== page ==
Specifically speaking on the AGO Youth Programs, I think Toronto’s creative spaces is growing in community, especially with younger and emerging artists. I find there is much more exploration and important conversations that are being had in creative spaces with young artists. Not to say that the same is not being had for more established creative spaces but those are spaces I have not been so exposed to so I don’t have the experience to say. 

I think the spaces in Toronto’s creative scene that are thriving are ones that focus on growing together and learning from each other. Ones that have diverse conversations/ important conversations about if and how their work can make a difference and how it takes up space/allows for space- groups that challenge themselves creatively to not only nurture curiosity and exploration but also to be able to challenge you to reflect on what and why you are doing what you are doing. I think these make the best creative space, no matter where you are making art. 

I can’t fully speak about the Toronto scene simply because I don’t know of them all- there are so so many out there. But it is so great see (some) spaces becoming more inclusive, understanding and considerate of everyone, especially marginalized communities. 

What drives you to create? Where do you find inspiration?

A lot of everything has started off and still is based on sheer curiosity and exploration. If it isn’t about how to make a gusseted tote bag or a inflatable balloon then at chances are it is a self exploration of my thoughts and feelings. 

For the most part it has all begun that way— making things, seeing how my illustrations would translate into something of a different surface and context and how much it evolves and changes from there. Looking back I think I have always had a fascination with conversation without words. How things speak to us and how experiences can unfold differently for others. Much of that is how I became enthralled with art- its the way it moved me to the point I cannot explain, made me feel things I don’t think I can feel from a human being. The more fascinating part of that is how much of those feelings being registered is a reflection of myself.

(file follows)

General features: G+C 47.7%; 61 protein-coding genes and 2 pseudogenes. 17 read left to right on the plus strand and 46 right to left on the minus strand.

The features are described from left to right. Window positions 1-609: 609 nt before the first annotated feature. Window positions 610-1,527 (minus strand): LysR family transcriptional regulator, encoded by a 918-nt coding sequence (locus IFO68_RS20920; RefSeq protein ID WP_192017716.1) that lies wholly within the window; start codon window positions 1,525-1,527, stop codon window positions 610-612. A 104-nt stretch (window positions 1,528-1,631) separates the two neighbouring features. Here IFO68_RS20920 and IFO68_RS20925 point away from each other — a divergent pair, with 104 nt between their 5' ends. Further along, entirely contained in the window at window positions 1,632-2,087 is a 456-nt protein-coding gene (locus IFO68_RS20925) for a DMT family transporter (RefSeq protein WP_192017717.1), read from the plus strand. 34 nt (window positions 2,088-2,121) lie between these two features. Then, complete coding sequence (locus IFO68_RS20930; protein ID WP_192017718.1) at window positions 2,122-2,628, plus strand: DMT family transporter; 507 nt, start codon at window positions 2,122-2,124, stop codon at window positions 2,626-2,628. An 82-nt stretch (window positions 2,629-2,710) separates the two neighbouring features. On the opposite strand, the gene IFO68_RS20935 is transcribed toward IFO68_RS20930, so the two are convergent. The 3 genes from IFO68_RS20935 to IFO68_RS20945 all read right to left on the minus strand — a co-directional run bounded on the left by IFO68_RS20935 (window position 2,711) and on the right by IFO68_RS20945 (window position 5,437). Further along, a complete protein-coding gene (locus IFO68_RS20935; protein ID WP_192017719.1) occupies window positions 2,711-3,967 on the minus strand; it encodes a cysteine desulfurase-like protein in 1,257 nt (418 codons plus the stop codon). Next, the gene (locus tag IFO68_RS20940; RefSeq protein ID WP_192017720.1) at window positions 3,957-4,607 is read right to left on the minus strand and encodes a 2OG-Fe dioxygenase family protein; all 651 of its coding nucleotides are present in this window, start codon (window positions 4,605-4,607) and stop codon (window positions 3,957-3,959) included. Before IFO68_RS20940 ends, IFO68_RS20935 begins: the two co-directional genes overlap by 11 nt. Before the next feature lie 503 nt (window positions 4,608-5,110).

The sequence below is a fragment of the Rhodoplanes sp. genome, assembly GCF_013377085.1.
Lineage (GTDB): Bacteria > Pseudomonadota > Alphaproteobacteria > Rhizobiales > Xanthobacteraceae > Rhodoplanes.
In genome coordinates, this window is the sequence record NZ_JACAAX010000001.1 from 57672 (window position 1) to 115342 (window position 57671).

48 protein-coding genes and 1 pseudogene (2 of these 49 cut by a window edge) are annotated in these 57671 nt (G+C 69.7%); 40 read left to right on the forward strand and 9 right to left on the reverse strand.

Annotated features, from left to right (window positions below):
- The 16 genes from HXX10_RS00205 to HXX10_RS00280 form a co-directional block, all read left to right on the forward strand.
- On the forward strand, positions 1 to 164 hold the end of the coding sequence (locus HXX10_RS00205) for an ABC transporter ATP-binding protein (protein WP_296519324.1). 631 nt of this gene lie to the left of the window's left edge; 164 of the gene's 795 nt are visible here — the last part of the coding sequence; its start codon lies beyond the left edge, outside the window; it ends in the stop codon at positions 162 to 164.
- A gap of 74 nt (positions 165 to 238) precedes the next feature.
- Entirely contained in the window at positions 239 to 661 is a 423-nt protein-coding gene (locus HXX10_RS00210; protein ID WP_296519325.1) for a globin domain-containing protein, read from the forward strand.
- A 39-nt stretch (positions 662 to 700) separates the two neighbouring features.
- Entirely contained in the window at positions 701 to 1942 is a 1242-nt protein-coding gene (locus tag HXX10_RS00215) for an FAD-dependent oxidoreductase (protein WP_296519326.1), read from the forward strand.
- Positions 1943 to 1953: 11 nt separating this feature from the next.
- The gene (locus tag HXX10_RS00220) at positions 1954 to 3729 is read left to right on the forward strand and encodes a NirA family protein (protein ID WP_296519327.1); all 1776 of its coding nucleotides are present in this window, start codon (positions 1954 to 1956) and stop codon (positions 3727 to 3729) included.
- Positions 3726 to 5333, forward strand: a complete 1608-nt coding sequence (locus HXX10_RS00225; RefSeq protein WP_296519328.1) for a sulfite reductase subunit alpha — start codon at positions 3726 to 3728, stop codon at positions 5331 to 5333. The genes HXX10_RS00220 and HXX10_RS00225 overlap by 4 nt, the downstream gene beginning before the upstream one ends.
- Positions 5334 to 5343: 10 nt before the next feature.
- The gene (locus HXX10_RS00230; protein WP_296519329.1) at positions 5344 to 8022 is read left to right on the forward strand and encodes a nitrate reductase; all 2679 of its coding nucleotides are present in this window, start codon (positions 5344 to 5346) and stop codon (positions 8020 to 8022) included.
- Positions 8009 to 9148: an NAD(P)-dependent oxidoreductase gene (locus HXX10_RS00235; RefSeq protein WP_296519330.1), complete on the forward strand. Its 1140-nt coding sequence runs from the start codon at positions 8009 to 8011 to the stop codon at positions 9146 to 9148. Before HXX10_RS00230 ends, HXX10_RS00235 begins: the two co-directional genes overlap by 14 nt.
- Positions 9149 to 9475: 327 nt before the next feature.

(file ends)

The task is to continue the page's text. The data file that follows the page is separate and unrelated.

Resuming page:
For the most part my pieces have been quite autobiographical. As much as I don’t like to really say it outright, it is all about my personal feelings and insecurities. For the longest while I have used these drawings and expressions of figures to express how I feel, and explain everything I wish I have said and done. A lot of them are my desires, and complicated and personal conversations I would have with myself.

What can we look forward to, in your creative career, in the next few months?

Wah! Now a days when I am asked that I completely blank out and the conversation goes awkwardly downhill. Expect more murals, installations, drawings, paintings and definitely more ceramics! I have solo shows in November 🙂 

Lastly, what does your identity mean to you?

That is the question of the century. I have always been confused as to what my identity is, especially culturally. Being Hakka as always been something I stuck with proudly but has also been the most confusing to identify with. To those who aren’t familiar with Hakka, as a taste for context the word literally translates into “Guest People.” Also deciding to come out queer this year has been something that has contributed to the mix of that question of “who am i?” It is an ever-changing, always evolving thought that exists for me- nevertheless a very important one to say the least.  

And side question that I’ve always wanted to ask you – what’s your favourite noodle?

Oh. My. God. Hakka Noodles! I think they are called Red Noodles? (Foong Mee Mein) They are magic, made with molasses – sweet and savoury which I normally don’t like, but they’re amazing! 


Note: Spot my handwriting mistake, but Ness handled my mistake well – thank you.

Note to self: Write neater next time. Another note to self: Review before sending.

Check out James Lai’s portfolio here. And follow Ness on Instagram for updates on her latest works!